Researchers at Oregon State University have created the world's first completely transparent integrated circuit from inorganic compounds, another major step forward for the rapidly evolving field of transparent electronics.
Transparent electronics, scientists say, may hold the key to new industries, employment opportunities, and new, more effective or less costly consumer products. Uses could range from transparent displays in the windshield of an automobile to cell phones, televisions, copiers, "smart" glass or game and toy applications. More efficient solar cells or better liquid crystal displays are possible.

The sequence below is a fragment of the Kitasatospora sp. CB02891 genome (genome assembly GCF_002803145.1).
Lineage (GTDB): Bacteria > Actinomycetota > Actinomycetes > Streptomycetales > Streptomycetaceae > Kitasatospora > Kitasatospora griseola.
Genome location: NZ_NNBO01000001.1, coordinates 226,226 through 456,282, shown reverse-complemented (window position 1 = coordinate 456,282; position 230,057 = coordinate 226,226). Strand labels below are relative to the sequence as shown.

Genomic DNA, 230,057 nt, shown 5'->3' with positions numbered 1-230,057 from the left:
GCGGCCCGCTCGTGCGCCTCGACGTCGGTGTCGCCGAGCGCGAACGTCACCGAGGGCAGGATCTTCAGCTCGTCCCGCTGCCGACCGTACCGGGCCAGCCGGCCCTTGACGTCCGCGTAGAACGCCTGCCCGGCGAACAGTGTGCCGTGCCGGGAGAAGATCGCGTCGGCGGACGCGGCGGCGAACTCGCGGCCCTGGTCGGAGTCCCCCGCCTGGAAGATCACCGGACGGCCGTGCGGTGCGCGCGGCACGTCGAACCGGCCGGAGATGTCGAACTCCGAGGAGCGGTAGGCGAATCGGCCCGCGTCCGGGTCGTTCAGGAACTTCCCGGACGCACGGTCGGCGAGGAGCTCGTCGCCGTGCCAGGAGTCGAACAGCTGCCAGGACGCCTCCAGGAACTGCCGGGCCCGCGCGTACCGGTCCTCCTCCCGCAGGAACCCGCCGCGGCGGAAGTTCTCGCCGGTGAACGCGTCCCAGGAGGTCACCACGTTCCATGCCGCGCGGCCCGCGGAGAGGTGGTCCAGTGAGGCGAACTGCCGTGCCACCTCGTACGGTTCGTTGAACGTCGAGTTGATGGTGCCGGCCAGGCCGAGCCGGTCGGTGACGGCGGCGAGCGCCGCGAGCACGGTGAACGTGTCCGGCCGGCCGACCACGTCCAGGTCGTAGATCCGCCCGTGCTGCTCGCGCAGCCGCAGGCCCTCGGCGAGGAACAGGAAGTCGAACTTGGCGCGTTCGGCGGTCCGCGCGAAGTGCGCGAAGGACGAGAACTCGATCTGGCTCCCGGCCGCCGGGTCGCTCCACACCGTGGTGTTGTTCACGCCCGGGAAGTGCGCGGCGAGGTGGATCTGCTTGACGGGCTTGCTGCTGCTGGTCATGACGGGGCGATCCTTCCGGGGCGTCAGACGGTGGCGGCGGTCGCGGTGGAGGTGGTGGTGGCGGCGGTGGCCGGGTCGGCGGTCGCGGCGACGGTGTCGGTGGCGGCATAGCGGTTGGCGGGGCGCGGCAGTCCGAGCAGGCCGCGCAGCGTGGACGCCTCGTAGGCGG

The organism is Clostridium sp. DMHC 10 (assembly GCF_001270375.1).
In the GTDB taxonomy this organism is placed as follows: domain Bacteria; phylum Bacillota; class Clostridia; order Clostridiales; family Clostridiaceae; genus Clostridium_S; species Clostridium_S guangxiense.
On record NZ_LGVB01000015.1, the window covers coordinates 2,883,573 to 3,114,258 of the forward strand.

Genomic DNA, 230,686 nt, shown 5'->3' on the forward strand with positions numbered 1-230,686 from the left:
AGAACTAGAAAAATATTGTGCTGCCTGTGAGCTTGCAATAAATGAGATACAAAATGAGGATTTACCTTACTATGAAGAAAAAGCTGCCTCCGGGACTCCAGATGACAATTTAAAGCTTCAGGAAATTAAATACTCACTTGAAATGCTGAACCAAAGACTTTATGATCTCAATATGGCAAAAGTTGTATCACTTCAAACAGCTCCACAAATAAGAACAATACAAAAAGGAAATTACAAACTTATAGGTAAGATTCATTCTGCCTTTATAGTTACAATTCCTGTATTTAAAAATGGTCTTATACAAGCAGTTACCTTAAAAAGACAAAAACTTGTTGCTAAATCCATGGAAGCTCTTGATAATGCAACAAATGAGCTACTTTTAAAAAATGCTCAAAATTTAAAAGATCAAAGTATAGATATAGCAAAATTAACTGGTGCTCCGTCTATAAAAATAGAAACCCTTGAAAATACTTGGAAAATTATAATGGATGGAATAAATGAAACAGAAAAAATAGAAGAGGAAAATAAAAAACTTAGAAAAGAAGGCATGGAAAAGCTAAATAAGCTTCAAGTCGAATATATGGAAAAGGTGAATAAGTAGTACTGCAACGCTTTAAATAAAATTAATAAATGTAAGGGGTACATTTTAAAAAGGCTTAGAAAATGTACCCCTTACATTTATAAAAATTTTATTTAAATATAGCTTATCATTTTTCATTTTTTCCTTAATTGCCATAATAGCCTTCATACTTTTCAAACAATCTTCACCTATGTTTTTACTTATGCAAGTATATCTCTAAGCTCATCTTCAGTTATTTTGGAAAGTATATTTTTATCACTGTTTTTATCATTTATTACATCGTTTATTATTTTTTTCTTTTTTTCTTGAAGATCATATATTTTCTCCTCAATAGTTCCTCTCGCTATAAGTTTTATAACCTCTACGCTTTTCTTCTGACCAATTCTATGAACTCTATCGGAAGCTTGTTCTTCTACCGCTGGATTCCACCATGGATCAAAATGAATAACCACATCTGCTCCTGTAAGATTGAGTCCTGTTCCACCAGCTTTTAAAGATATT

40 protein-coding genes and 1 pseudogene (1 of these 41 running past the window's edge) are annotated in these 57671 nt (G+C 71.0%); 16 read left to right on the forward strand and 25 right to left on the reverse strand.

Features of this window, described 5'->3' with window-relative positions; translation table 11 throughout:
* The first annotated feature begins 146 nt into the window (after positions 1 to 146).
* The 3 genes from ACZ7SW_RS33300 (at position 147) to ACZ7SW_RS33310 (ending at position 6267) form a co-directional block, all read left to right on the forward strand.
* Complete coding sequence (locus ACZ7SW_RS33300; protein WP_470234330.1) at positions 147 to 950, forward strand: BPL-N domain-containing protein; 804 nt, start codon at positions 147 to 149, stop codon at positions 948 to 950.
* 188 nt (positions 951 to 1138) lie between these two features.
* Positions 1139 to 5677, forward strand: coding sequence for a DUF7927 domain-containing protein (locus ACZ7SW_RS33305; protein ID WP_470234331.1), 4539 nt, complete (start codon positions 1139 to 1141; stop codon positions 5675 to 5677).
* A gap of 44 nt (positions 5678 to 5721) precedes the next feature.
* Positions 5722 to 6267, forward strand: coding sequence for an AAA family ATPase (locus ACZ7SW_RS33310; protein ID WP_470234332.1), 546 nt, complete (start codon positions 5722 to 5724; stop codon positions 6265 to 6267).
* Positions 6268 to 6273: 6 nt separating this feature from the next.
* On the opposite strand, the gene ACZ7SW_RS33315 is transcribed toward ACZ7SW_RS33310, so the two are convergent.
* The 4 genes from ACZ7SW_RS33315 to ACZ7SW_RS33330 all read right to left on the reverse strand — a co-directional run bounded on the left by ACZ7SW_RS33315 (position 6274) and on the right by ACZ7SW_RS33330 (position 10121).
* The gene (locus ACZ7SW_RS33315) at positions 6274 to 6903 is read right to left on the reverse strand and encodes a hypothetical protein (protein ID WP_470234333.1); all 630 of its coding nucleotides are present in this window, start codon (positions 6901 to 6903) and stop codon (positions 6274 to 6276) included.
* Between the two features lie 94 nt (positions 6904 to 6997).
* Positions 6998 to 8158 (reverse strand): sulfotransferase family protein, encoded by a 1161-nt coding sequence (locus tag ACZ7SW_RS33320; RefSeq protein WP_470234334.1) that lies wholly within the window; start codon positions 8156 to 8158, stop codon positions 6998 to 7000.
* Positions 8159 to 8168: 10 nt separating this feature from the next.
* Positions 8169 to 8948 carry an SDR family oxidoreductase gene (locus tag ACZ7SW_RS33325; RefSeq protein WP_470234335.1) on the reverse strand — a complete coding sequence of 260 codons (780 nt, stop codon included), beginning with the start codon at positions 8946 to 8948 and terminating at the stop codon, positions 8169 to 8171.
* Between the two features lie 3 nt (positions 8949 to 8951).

When perfected, researchers say, some transparent electronics applications may be so cheap and effective that they could be used in "throw away" devices, or used to replace conventional circuits that don't even require transparency.
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